Silverwolf’s Den: Red Sonja #1-6 – “Queen of Plagues”

Red Sonja #1 Fiona Staples Variant

Red Sonja is arguably the most famous sword-and-sorcery heroine. First created by Roy Thomas and Barry Windsor-Smith, Sonja was based on the work of Robert E. Howard, famed creator of Conan the Barbarian. Dynamite Entertainment, publishers of the Red Sonja comic series, recently brought Gail Simone and Walter Geovani on board to chronicle a new chapter in the adventures of the She-Devil with a Sword. Thanks to an awesome Comixology sale coinciding with Dynamite’s 10th anniversary, I was able to grab the first six issues of the series, titled the “Queen of Plagues” arc, for a massive discount. With my love of fantasy stories and Simone’s previous work, would this new series succeed in wowing me?

The “Queen of Plagues” storyline unfolds simultaneously through the past and present. Early on, we’re introduced to King Dimath, a man who saved Red Sonja from a dungeon where she was kept for slave gladiatorial matches years prior. Dimath beseeches Sonja for aid, as a massive army is on the horizon and his own army has fallen to a mysterious plague. Leading the army, however, is Dark Annisia, the only other slave to survive the hellish fighting pit. Sonja is thus forced to stand against her sister-in-arms and fight a desperate battle to defend the innocents beneath Dimath’s reign. But all is not as it seems, as schemers turn these events into a puppet show to unfold a hideous legacy of revenge.

Gail Simone, writer of these six issues of Red Sonja, is arguably the most famous female writer in modern comics. Aside from writing the acclaimed Secret Six, Batgirl, and Deadpool, Simone is credited with coining the term “Women in Refrigerators” which refers to the use of female characters’ suffering as plot devices simply to move along the character development of a male character. Simone’s writing shines here once again as she brings forth the fiery Sonja. What I love is that Simone’s portrayal of Sonja is no-nonsense; at her core, Sonja is a barbarian and a warrior, so it’s good to see her not only fight wildly, but also express her love of drinking and distaste for fancy banquets. Even in just the first issue, readers receive an exquisite character portrait of Sonja; I felt an almost instant connection to this character and felt joy rooting for her as she fought bandits, soldiers, and even mermen.

Red Sonja and bodyguards

Red Sonja is tired of everyone’s BS.

Walter Geovani, in contrast to Simone, is not a creator I was familiar with before picking up this series. Still, Geovani is a great fit for this fantasy story. The best thing about his work is the strangeness he brings to some of scenes, which adds to the fanciful elements; the strange armor, creatures, and ghosts he draws immerse you in the mystical world of Hyboria. Geovani’s battle scenes are also amazing as befitting of this high-action comic. Finally, the characters’ faces are great as well, expressing a range of emotions from joy to disgust to utter terror.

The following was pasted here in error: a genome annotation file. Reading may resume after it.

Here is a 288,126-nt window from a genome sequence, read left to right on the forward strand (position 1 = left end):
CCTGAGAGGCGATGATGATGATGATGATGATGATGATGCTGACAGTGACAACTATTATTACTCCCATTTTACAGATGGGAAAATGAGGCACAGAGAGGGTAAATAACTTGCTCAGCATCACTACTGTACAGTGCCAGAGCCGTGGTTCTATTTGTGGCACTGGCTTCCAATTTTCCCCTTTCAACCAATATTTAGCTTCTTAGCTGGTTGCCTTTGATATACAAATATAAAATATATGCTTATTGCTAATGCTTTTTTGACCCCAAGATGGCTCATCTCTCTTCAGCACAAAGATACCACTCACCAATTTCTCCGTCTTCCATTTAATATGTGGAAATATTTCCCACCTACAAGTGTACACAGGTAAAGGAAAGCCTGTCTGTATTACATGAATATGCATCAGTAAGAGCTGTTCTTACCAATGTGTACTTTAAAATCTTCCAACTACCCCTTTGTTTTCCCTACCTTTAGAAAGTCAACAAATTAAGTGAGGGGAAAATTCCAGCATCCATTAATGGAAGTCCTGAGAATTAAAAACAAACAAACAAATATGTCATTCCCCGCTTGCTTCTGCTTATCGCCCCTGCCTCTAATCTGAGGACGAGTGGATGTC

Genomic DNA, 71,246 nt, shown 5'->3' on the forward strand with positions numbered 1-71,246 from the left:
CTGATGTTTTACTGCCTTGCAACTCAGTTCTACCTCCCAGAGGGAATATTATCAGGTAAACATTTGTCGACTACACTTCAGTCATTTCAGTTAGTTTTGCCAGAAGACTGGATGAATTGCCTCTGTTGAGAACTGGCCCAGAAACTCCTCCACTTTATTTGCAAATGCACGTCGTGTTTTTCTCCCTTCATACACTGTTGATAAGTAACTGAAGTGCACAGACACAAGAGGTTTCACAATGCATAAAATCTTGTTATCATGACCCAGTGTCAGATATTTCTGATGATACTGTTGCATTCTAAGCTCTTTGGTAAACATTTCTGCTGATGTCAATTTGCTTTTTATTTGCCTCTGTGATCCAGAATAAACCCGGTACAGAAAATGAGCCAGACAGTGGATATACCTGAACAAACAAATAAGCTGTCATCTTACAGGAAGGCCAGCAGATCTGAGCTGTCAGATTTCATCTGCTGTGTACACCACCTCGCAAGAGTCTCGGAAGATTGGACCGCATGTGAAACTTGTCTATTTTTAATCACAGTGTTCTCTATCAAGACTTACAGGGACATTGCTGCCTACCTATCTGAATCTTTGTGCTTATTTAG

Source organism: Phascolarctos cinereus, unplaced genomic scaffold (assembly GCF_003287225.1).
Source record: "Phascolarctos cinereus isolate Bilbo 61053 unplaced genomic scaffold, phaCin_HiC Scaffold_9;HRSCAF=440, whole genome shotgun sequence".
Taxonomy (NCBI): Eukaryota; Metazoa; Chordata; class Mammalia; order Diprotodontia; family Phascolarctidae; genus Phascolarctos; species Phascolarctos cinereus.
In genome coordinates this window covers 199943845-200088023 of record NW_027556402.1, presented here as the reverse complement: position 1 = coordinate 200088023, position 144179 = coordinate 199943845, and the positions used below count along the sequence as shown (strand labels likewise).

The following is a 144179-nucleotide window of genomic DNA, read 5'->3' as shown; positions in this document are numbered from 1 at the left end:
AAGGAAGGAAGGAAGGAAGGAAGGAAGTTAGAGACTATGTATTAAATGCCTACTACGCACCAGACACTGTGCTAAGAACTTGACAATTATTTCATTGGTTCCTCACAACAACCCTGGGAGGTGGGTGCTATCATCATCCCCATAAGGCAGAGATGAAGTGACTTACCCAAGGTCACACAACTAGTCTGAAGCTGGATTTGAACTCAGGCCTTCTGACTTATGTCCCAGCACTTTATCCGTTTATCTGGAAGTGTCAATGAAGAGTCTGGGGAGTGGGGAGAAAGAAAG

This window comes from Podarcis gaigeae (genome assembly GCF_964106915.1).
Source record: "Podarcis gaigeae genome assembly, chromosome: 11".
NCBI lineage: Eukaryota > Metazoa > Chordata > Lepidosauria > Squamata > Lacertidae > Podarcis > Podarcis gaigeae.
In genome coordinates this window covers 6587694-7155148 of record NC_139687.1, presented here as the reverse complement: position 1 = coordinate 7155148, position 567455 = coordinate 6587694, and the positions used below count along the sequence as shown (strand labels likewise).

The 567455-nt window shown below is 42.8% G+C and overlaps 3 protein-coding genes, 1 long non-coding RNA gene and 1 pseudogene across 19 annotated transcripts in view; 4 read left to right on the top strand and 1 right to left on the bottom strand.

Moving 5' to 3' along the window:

Still, “Queen of Plagues” is not without flaws. Though the flashbacks are necessary to the story’s progression, a few of them, especially in issue #3, felt jarring and a little bit too long; I feel as if one or two of those pages may have been better served in the present, especially to flesh out some of Sonja’s supporting cast. I also feel that the ending of the story, while good, felt like a bit too much all at once; Simone placed a lot of balls in the air and, while all the plot threads are resolved, everything seemed to wrap up too perfectly and too quickly. It may have been best to shorten some of the earlier flashbacks and use the extra pages to help tie up loose ends in a more coherent manner. Finally, Geovani’s drawing of distance scenes or characters seen at a range is of a noticeably lower quality than the rest of his work.

Even with its flaws, Red Sonja #1-6 still comprise an arc of comics that is a must-read for any fan of the sword-and-sorcery genre. It’s clear that Simone and Geovani have a lot of love and passion for the character of Red Sonja, and their efforts shine through in this wonderful series. These issues are also currently collected in trade, so its easy to pick them up if you want to read the story. This is a strong story that’s gotten me to add the series to my pull list, and I’m excited to continue to follow Sonja’s adventures.

Pros:

-amazing sword-and-sorcery story

-exceptional fantasy art and battle scenes

-excellent character expressions to communicate a range of emotions

-great portrayal of the character of Red Sonja

Cons:

-some flashbacks feel too long or break up the action a bit too much

-art of scenes at a distance is poor

-ending ties up all the loose ends rather hastily

Rating: 4.5/5

rating45

Brett Simon is a twenty-four year old comic enthusiast. He’d be too scared to go drinking with Red Sonja.

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Silverwolf

Moar Powah's very own Clark Kent.

One Comment:

  1. Pingback: Conan/Red Sonja #1 and #2 Review | Moar Powah!

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